A question that sometimes drives me hazy: am I or are the others crazy? - Albert Einstein
A credit report is a record of an individual's financial information that is maintained by credit bureaus, like Equifax, TransUnion, and Experian. It is provided to businesses upon request. It helps evaluate potential borrowers. This document includes a person's name, former and current address, employment, as well as credit and loan histories, inquiries, collection and public records including tax liens and bankruptcy filings. Further, seven years' worth of payment history on each credit card is presented on a credit report, as well credit limits and loan records.
The data can appear in different forms based on where you get your report. Your credit data appears in codes and abbreviations that lenders can understand. Consumer credit reports, however, appear in easy-to-read formats.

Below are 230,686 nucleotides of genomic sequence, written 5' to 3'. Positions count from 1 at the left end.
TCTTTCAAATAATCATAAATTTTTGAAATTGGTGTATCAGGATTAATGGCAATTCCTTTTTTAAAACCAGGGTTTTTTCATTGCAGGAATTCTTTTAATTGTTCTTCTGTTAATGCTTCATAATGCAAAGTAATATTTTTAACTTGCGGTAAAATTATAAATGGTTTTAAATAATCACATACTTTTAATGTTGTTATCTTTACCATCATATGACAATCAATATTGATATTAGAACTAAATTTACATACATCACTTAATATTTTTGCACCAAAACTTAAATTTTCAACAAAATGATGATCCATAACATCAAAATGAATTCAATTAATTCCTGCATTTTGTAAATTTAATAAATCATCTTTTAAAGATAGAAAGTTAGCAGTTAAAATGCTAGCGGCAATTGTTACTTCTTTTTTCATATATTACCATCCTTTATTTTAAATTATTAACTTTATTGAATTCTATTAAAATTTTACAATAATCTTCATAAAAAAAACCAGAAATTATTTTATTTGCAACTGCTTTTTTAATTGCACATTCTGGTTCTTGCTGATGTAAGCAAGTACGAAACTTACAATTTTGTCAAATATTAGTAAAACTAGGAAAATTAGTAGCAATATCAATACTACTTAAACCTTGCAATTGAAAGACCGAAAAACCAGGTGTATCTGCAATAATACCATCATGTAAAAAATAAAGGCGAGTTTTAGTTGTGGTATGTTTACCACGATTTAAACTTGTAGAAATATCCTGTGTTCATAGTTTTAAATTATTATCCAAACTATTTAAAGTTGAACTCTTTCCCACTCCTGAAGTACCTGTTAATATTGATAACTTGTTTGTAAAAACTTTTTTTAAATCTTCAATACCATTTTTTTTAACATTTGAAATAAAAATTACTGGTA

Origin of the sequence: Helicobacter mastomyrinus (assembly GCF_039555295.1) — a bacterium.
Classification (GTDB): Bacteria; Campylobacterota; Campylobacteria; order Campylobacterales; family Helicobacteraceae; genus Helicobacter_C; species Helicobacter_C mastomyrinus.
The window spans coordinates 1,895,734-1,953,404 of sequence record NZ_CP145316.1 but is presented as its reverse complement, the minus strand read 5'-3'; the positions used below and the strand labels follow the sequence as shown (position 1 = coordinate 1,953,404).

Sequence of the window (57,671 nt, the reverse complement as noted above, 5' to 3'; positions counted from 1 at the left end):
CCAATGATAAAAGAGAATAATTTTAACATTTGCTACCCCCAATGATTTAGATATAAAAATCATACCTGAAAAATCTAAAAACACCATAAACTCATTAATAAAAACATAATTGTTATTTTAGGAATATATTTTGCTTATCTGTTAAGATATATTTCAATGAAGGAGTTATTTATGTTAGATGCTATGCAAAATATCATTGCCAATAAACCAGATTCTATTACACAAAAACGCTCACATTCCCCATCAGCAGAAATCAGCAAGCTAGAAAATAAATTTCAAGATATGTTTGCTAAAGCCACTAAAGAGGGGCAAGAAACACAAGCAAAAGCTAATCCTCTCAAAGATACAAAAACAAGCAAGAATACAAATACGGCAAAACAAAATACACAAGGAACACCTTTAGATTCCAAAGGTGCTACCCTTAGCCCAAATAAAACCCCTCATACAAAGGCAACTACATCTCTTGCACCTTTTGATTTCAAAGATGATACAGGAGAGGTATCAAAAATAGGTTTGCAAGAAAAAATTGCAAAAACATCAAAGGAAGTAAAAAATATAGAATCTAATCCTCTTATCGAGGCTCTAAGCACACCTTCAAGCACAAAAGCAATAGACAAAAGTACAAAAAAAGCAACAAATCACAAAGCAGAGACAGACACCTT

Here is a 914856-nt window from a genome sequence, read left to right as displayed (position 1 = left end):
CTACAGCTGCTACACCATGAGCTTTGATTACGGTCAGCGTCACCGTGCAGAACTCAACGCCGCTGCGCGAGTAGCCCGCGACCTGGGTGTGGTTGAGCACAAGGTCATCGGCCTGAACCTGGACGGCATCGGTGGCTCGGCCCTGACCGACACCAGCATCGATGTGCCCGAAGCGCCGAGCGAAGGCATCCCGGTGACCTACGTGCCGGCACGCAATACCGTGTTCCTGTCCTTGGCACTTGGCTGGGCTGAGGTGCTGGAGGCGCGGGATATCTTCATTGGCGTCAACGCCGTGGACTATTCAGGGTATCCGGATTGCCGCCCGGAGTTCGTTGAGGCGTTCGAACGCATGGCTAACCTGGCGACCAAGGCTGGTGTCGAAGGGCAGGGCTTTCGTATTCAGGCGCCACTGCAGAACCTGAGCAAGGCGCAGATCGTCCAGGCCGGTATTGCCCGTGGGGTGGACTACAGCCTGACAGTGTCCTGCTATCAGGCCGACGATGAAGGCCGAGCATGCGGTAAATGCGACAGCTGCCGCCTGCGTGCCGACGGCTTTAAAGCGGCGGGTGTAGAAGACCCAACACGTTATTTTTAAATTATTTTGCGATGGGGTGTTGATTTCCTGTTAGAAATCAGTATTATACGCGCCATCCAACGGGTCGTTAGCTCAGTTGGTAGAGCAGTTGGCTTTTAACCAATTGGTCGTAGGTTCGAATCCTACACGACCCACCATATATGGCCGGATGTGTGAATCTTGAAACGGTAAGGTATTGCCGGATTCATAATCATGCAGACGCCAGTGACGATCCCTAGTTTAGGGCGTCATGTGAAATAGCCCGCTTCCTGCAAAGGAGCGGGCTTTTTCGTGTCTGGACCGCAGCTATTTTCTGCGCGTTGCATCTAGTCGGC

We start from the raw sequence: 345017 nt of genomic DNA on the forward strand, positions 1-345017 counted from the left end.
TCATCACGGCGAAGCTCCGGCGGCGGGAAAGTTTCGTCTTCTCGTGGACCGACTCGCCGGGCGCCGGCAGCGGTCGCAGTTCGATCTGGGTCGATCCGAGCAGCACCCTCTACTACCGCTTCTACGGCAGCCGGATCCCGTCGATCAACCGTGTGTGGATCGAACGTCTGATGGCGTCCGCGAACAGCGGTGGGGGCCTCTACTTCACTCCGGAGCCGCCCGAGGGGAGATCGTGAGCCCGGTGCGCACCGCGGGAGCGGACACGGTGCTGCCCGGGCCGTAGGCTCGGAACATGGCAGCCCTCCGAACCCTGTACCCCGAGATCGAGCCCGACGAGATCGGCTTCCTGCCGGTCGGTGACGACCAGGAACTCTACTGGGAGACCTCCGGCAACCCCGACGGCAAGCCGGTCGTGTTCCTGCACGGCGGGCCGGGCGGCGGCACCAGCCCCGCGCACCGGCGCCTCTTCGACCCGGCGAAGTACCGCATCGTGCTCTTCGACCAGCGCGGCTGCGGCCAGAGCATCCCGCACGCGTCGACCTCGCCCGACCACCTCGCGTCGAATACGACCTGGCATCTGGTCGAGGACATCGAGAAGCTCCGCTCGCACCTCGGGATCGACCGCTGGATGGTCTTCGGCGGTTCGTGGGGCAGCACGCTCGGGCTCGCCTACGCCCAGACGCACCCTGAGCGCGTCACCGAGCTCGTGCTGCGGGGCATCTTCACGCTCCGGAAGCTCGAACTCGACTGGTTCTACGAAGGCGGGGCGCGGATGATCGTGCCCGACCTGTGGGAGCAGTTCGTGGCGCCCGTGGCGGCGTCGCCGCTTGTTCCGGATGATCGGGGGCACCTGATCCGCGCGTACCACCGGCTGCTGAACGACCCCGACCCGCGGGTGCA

Credit card companies and lenders send electronic reports on your financial information to credit bureaus. Even though there is no particular reporting schedule, most companies update the bureaus every 30 days. Courts, post offices, and tax agencies also send their own records.
Personal data, like addresses and names, stay on your record indefinitely or until a change is reported, but most other information stays for seven years. There are expiration dates when it comes to some negative records. Chapter 7 bankruptcy, for instance, stays on a credit report for ten years. Chapter 13 bankruptcy stays on for seven years, as do charge-offs. Closed accounts stay on for seven years, if the account was paid late. Judgments remain for seven years from the filing date, and tax liens stay on for fifteen or more years if they are unpaid.